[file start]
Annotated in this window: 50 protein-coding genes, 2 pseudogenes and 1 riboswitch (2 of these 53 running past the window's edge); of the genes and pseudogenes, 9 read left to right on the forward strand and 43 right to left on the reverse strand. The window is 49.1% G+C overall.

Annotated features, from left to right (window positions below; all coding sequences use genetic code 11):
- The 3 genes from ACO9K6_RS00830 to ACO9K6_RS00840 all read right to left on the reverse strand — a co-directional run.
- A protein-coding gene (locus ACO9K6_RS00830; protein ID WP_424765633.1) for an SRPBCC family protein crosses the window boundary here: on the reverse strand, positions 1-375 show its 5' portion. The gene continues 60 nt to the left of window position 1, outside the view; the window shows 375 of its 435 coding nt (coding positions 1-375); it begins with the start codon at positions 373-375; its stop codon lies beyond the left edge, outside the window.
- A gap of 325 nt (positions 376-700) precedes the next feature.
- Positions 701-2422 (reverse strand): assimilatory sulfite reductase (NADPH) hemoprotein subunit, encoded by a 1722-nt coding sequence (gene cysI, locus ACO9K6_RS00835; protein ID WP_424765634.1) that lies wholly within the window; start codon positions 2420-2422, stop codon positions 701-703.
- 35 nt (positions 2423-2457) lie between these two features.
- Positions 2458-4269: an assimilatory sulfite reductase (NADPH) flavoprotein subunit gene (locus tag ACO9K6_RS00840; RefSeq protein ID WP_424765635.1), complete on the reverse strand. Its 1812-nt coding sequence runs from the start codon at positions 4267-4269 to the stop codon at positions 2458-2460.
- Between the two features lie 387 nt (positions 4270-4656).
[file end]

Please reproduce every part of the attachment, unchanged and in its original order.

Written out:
Annotated in this window: 50 protein-coding genes, 2 pseudogenes and 1 riboswitch (2 of these 53 running past the window's edge); of the genes and pseudogenes, 9 read left to right on the forward strand and 43 right to left on the reverse strand. The window is 49.1% G+C overall.

Annotated features, from left to right (window positions below; all coding sequences use genetic code 11):
- The 3 genes from ACO9K6_RS00830 to ACO9K6_RS00840 all read right to left on the reverse strand — a co-directional run.
- A protein-coding gene (locus ACO9K6_RS00830; protein ID WP_424765633.1) for an SRPBCC family protein crosses the window boundary here: on the reverse strand, positions 1-375 show its 5' portion. The gene continues 60 nt to the left of window position 1, outside the view; the window shows 375 of its 435 coding nt (coding positions 1-375); it begins with the start codon at positions 373-375; its stop codon lies beyond the left edge, outside the window.
- A gap of 325 nt (positions 376-700) precedes the next feature.
- Positions 701-2422 (reverse strand): assimilatory sulfite reductase (NADPH) hemoprotein subunit, encoded by a 1722-nt coding sequence (gene cysI, locus ACO9K6_RS00835; protein ID WP_424765634.1) that lies wholly within the window; start codon positions 2420-2422, stop codon positions 701-703.
- 35 nt (positions 2423-2457) lie between these two features.
- Positions 2458-4269: an assimilatory sulfite reductase (NADPH) flavoprotein subunit gene (locus tag ACO9K6_RS00840; RefSeq protein ID WP_424765635.1), complete on the reverse strand. Its 1812-nt coding sequence runs from the start codon at positions 4267-4269 to the stop codon at positions 2458-2460.
- Between the two features lie 387 nt (positions 4270-4656).